What Are We All Waiting For?
Most of us are probably waiting for something to happen or for someone to arrive at any given moment in our everyday lives. Perhaps you are eagerly awaiting the birth of a new baby. Maybe some of you are simply waiting for the arrival of Phase Three; others are hoping for news of a job offer or an improved economy. Many of us are eagerly awaiting the November election during which time we can democratically fire or hire a political candidate. Some of us are waiting at the bedside of our sickly beloveds – hoping for a miracle or a blessed release from further suffering. Some of us had to stand in line today at the slowest checkout lane in a store; others were stuck in traffic jams awaiting a miracle or two in order to get to a meeting on time. Many of our children eagerly look forward to their birthday, the teen years, acceptance into college, or Christmas.
Many of us await the return of a son, daughter, grandparent, sibling, or friend at Thanksgiving.
In other words, we are all waiting! Waiting is an everyday occurrence with varying degrees of anxiety, joyfulness, anticipation or dread. Waiting can be grouped into two general categories: positive, hopeful waitings or irritating, challenging ones. Regardless of the type of wait we are either forced into or have full acceptance of, we are all called to love in and through this waiting – and therein is everyone’s challenge. How well are we waiting? How well are we loving through the wait? How much beauty are we creating through the wait? Conversely, how much bleakness, loss of hope, anger, or lack of faith do we generate through the wait?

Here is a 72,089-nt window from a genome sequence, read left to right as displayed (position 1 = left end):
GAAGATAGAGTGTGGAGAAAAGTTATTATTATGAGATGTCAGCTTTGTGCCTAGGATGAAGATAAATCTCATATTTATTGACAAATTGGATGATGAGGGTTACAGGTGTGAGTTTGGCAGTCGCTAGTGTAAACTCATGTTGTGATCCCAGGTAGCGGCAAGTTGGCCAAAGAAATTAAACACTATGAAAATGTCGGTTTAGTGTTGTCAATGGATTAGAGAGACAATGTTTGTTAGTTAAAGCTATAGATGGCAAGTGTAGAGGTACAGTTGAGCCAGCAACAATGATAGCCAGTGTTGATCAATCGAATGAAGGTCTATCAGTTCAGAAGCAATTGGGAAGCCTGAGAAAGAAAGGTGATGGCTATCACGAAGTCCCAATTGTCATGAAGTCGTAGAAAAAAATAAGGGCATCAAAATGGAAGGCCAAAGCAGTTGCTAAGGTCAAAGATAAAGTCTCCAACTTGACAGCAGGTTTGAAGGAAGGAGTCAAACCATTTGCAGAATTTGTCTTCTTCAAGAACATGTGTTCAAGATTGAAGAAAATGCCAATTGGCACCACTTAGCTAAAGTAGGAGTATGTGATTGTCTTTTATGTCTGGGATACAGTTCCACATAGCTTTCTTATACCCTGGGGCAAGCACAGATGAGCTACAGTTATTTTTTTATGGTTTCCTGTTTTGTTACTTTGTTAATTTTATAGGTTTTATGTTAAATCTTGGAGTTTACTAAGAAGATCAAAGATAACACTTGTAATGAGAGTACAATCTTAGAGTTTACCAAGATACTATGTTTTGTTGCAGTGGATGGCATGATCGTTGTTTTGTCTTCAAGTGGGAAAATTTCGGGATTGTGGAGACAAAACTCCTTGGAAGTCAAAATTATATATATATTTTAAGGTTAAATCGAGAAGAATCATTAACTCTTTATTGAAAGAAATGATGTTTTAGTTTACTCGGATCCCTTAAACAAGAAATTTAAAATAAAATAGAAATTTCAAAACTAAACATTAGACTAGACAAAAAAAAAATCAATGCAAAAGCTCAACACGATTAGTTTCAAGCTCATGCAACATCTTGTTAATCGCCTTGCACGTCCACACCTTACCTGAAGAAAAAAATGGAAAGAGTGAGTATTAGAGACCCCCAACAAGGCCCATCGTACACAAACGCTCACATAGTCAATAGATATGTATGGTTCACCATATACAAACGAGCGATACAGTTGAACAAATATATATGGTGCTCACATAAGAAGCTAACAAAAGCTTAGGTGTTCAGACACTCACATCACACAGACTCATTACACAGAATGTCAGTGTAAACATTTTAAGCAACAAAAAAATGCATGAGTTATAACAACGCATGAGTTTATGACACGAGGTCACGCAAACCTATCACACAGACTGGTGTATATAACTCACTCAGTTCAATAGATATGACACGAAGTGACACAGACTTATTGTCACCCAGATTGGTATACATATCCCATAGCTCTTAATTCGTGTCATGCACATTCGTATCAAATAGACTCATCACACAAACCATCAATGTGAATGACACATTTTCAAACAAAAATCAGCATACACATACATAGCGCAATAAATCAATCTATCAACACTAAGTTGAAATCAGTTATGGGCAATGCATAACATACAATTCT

Carl Anderson, author of Called To Love, writes that “our bodies are like an artist’s expressive medium; it is not a shapeless raw material but is a work of art waiting to be drawn out of the marble, the colors, or the musical notes. If human freedom were disembodied, it might have more room to play with hypothetical possibilities but it would be unable to create anything beautiful or to share such beauty with the rest of the world.” So waiting serves a purpose- it allows us to be drawn out by God; it can also become a disservice to God’s handiwork if we refuse to cooperate with His slow, patient, formation.
People of faith should have a better understanding that our waiting in lines, for people, for job offers, for anything is merely symbolic of the final wait. In fact, all earthly activities, nature, and dimensions are symbolic of our hoped for destination: Heaven. How well we wait for the smaller things in life may be a pretty accurate reflection of how well we are waiting for the Final Event. The good news is that once we go through the Final Event - we won’t have to wait anymore! The bad news is that the wait for the Final Event is filled with challenging, irritating, mini- waits that partially define who and what we are and how well we have allowed ourselves to be drawn out of marble, out of colors, or musical notes”.
May all of us always remember that God also waits – He waits for our assent to be drawn out by His hand during all of our waiting and during the “whatevers” in life. He waits as we learn to love authentically by His Hand.
God Bless .